The first comic book I ever read was The Uncanny X-Men #167 from March 1983. Well, technically, the first comic book I ever read was X-Men Classic #71 from May 1992. But it was a reprint of Uncanny #167 that I got in 1992’s Easter basket. (It can be noted that I also got a then-recent issue of Action Comics that introduced me to the Hellgrammite and a bearded, long-haired Lex Luthor, but that didn’t have nearly the impact on me.) It introduced me to the X-Men: Cyclops, Storm, Colossus, Nightcrawler, Binary, Sprite, Wolverine, and their leader, Professor Charles Xavier, who turned into a Brood Queen in this particular issue. It also introduced me to the freshly minted New Mutants (Cannonball, Karma, Wolfsbane, Sunspot, and Psyche), Cyclops’ dad, Corsair, and his band of space pirates, the Starjammers, Colossus’ kid sister Illyana, Sprite’s pet dragon Lockheed, the Imperial Guardsman Gladiator, Xavier’s ex-girlfriend Dr. Moira MacTaggert, Xavier’s Shi’ar Empress girlfriend Lilandra, and the Fantastic Four (in their pajamas). It was called “The Goldilocks Syndrome! (or ‘Who’s Been Sleeping in My Head?’)”, it was illustrated by Paul Smith, Bob Wiacek, and Glynis Wein, and it was written by none other than Chris Claremont. I had no idea who any of them were or what was going on, but it started something that hasn’t stopped twenty years later. From there, I jumped in, head first. I grabbed anything X-Men related I could, from back issues and reprints to the newly introduced Toy Biz action figure line. I scoured arcades for the video game (Colossus was my favorite) and got up early on Saturday mornings hoping to find a different episode of the animated series that featured the Wolverine with the Australian accent. (Unbeknownst to me, the more prominent Fox animated series was still months away from its debut.) Everything about my 8-year-old life was X-Men and I owed all of it to Chris Claremont.
So sitting there, waiting for Mr. Coipel to finish his very detailed sketch for me, I chatted with these titans of the comic book industry. I sat there for probably half an hour (as Coipel inked the sketch) and absorbed all the wisdom I could, as well as the new perspective brought by Brooks. They all shared favorites from when they were kids that lead them to want to work in the field, as well as how they each initially cracked the industry’s defenses. By now, they were all well aware of my want to write a comic book of my own. Which brought me to a question: How did they come up with all of those stories for all those years and not run out of ideas? And then Chris Claremont told me perhaps one of the most influential things anyone’s told me about writing:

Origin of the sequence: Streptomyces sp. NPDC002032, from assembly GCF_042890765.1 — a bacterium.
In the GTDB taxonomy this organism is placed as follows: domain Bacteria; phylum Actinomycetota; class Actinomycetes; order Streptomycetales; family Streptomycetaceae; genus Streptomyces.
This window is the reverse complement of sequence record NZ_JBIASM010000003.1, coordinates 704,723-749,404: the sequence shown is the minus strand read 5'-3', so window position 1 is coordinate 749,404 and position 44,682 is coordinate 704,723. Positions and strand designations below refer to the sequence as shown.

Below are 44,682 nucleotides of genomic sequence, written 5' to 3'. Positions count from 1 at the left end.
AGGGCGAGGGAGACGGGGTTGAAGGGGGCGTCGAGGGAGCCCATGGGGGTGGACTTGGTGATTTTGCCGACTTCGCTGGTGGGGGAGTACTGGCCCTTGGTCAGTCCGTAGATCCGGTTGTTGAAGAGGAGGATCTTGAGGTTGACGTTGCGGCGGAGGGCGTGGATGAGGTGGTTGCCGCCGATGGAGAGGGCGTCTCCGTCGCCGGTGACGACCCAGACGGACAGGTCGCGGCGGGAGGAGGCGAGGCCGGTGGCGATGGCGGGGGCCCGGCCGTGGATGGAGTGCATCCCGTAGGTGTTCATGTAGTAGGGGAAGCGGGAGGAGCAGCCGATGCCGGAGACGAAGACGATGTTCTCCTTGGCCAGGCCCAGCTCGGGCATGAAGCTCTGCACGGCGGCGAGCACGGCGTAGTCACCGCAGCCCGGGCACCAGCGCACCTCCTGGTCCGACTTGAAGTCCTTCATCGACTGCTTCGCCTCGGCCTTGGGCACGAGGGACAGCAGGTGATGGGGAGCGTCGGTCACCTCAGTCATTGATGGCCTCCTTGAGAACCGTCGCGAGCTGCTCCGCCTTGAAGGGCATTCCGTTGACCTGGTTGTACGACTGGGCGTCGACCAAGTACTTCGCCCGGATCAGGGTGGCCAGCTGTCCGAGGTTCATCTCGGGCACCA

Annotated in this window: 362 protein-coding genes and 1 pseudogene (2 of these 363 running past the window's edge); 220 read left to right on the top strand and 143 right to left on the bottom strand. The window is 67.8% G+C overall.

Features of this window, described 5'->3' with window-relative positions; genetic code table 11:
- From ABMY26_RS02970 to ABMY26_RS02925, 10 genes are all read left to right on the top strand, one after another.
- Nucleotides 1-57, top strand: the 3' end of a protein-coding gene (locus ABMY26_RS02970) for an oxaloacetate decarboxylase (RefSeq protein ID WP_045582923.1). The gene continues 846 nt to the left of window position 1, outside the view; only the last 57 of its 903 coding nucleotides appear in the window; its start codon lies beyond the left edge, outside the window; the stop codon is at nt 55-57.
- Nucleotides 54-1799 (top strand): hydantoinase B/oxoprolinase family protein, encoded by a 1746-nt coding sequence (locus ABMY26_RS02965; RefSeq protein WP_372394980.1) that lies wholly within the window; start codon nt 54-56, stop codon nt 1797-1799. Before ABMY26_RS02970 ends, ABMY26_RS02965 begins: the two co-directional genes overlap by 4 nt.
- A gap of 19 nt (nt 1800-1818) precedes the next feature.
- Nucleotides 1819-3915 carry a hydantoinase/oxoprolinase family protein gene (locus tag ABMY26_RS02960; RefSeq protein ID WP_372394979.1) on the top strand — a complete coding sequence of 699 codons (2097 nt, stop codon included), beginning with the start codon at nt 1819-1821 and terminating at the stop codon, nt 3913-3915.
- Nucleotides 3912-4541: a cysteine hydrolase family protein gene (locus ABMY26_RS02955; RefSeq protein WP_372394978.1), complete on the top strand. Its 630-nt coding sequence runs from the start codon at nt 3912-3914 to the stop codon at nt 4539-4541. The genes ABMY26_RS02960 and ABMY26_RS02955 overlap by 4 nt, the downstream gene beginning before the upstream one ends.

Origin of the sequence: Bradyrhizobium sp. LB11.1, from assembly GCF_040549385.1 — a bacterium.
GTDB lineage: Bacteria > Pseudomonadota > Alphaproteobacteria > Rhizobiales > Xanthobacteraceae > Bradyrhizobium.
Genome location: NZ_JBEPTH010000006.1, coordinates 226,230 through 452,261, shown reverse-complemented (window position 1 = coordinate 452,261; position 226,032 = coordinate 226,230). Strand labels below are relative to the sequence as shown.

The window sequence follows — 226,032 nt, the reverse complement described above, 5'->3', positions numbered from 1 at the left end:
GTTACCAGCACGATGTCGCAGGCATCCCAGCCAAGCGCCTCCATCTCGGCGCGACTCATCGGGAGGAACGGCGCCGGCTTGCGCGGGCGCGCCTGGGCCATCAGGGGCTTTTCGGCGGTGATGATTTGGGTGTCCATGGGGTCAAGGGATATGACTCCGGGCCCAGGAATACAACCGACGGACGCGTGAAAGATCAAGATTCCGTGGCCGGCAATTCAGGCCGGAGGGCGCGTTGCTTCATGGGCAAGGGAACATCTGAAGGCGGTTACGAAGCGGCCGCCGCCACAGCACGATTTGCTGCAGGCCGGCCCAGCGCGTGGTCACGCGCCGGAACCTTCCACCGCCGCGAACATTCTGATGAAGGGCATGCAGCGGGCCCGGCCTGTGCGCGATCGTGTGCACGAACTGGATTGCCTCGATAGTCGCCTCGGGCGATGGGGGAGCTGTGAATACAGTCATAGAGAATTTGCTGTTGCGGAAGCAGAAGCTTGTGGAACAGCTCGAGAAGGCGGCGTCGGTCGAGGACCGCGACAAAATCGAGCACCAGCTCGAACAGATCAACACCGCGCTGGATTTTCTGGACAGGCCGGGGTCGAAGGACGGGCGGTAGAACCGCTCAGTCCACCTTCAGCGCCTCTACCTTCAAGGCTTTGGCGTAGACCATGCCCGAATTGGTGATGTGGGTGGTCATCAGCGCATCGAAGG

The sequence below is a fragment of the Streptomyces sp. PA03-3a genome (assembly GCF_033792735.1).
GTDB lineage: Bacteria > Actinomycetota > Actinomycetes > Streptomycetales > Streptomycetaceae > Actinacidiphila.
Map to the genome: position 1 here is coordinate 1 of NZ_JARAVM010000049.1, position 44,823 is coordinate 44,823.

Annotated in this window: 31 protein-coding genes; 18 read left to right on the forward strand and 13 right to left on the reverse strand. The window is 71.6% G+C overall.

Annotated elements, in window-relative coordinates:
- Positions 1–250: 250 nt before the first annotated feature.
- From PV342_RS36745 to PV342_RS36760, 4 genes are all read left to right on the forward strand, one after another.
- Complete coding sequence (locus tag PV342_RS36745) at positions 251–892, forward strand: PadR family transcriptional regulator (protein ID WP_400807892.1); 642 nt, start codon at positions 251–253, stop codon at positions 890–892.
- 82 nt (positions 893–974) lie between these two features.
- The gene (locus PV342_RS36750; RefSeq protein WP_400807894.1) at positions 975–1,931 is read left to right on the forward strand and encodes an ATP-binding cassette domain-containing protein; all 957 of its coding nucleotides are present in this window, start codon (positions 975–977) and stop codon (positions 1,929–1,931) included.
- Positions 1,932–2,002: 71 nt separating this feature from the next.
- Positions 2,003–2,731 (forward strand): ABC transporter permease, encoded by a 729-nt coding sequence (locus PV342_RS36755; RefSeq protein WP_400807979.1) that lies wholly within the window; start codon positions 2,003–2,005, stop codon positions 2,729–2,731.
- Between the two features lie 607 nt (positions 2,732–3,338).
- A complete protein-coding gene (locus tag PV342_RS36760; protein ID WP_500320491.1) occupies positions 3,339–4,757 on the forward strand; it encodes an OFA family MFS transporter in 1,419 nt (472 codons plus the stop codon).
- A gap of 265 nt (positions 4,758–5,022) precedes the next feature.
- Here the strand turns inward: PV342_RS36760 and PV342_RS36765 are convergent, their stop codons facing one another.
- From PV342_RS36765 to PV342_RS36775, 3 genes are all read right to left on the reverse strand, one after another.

“We don’t come up with stories to have something to write about, we write stories because we have something to say.”
Any time I’ve sat down to write in the eight years since, I’ve thought about that. Because it goes hand-in-hand with the last thing that Peter David told me before I finally left them alone: “Write. Every day. Even if you don’t know what to write before you sit down, just start writing.” Every single time I’ve sat down to write, I’ve thought about what those two said to me. And I’ve struggled. Because all day long, I come up with ideas for stories. In the shower. Driving to and from work. Even at work. And lying in bed in the middle of the night. But when it comes time to formulate those thoughts and ideas into words on a page, I never know where to start. I know what I picture in my head as the end result, but all the thoughts are on top of each other and kind of overtake me to the point where I don’t know how to get them out. I don’t know what it is I want to say. So I’ve typically not said anything. On my hard drive, there are dozens of folders filled with files that would lend one to believe that I’ve got a library’s worth of screenplays, novels, and songs to get out into the world. But if you open them, you’ll find that most are just a handful of sentences, a few are a couple paragraphs and one or two actually have more than a page. I’ll set something up. But I won’t know what I want to say with it and something else will pop up and I’ll move on to my next unfinished genius idea.
So, again, I don’t know what to write. But I’m writing. Because that’s what Peter David told me to do. And maybe the more I do it, I’ll figure out what it is I’m trying to say.